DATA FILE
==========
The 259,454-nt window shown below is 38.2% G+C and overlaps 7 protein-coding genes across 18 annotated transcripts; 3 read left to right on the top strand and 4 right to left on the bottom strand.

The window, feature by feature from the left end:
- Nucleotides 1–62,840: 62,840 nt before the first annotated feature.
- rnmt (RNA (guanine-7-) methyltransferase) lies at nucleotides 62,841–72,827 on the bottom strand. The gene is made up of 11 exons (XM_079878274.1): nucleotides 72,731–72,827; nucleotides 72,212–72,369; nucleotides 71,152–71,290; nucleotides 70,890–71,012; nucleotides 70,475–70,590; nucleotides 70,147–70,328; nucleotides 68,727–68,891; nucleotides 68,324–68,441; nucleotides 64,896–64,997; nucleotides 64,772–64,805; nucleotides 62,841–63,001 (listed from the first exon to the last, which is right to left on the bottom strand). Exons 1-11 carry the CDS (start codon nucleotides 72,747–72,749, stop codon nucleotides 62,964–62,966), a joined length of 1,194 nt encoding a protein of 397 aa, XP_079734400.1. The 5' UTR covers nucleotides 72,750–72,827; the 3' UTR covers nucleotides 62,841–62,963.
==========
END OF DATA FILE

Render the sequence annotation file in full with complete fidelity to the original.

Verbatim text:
The 259,454-nt window shown below is 38.2% G+C and overlaps 7 protein-coding genes across 18 annotated transcripts; 3 read left to right on the top strand and 4 right to left on the bottom strand.

The window, feature by feature from the left end:
- Nucleotides 1–62,840: 62,840 nt before the first annotated feature.
- rnmt (RNA (guanine-7-) methyltransferase) lies at nucleotides 62,841–72,827 on the bottom strand. The gene is made up of 11 exons (XM_079878274.1): nucleotides 72,731–72,827; nucleotides 72,212–72,369; nucleotides 71,152–71,290; nucleotides 70,890–71,012; nucleotides 70,475–70,590; nucleotides 70,147–70,328; nucleotides 68,727–68,891; nucleotides 68,324–68,441; nucleotides 64,896–64,997; nucleotides 64,772–64,805; nucleotides 62,841–63,001 (listed from the first exon to the last, which is right to left on the bottom strand). Exons 1-11 carry the CDS (start codon nucleotides 72,747–72,749, stop codon nucleotides 62,964–62,966), a joined length of 1,194 nt encoding a protein of 397 aa, XP_079734400.1. The 5' UTR covers nucleotides 72,750–72,827; the 3' UTR covers nucleotides 62,841–62,963.